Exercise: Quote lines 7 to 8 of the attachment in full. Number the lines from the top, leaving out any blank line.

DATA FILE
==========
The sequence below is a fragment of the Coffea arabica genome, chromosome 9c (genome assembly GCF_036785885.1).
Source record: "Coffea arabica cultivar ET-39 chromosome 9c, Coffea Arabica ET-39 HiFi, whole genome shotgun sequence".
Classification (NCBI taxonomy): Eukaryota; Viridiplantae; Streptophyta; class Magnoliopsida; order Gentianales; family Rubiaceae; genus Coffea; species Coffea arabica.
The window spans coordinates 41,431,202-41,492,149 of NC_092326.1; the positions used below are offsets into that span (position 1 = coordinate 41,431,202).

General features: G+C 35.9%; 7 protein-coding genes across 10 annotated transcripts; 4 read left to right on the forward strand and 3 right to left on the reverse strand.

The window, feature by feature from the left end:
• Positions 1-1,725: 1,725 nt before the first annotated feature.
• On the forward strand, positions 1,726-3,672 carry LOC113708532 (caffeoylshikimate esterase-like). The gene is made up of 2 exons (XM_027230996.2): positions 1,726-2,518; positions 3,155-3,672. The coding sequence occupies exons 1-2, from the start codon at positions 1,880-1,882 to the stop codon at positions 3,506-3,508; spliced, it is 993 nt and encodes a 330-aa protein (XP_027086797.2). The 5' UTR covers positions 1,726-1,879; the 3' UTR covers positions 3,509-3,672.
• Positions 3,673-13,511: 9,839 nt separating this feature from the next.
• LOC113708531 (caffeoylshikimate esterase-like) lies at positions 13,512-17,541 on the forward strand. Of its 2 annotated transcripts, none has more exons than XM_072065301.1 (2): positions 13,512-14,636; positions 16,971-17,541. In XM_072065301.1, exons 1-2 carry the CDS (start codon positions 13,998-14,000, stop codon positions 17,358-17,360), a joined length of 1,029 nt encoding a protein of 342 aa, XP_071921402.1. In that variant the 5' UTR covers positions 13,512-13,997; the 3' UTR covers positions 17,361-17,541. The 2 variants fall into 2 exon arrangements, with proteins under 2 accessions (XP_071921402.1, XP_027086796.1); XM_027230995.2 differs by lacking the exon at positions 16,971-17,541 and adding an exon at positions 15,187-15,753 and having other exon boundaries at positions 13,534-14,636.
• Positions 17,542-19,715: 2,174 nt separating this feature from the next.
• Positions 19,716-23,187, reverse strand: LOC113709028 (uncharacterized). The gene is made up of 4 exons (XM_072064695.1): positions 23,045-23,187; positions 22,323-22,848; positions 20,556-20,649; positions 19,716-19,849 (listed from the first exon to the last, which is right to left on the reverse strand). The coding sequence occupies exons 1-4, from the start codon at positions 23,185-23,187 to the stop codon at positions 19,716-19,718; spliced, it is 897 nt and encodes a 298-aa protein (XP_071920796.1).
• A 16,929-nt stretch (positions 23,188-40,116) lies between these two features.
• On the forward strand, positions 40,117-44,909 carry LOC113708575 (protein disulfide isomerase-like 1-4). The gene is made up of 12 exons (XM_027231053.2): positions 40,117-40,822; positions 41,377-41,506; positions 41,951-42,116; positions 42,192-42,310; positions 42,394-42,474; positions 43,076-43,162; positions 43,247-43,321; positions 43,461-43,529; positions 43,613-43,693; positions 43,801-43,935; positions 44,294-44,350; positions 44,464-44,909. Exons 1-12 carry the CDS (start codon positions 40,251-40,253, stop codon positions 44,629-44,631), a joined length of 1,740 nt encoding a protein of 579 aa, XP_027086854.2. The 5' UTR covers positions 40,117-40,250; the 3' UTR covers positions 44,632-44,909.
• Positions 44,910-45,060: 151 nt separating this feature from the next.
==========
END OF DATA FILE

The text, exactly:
• Positions 1-1,725: 1,725 nt before the first annotated feature.
• On the forward strand, positions 1,726-3,672 carry LOC113708532 (caffeoylshikimate esterase-like). The gene is made up of 2 exons (XM_027230996.2): positions 1,726-2,518; positions 3,155-3,672. The coding sequence occupies exons 1-2, from the start codon at positions 1,880-1,882 to the stop codon at positions 3,506-3,508; spliced, it is 993 nt and encodes a 330-aa protein (XP_027086797.2). The 5' UTR covers positions 1,726-1,879; the 3' UTR covers positions 3,509-3,672.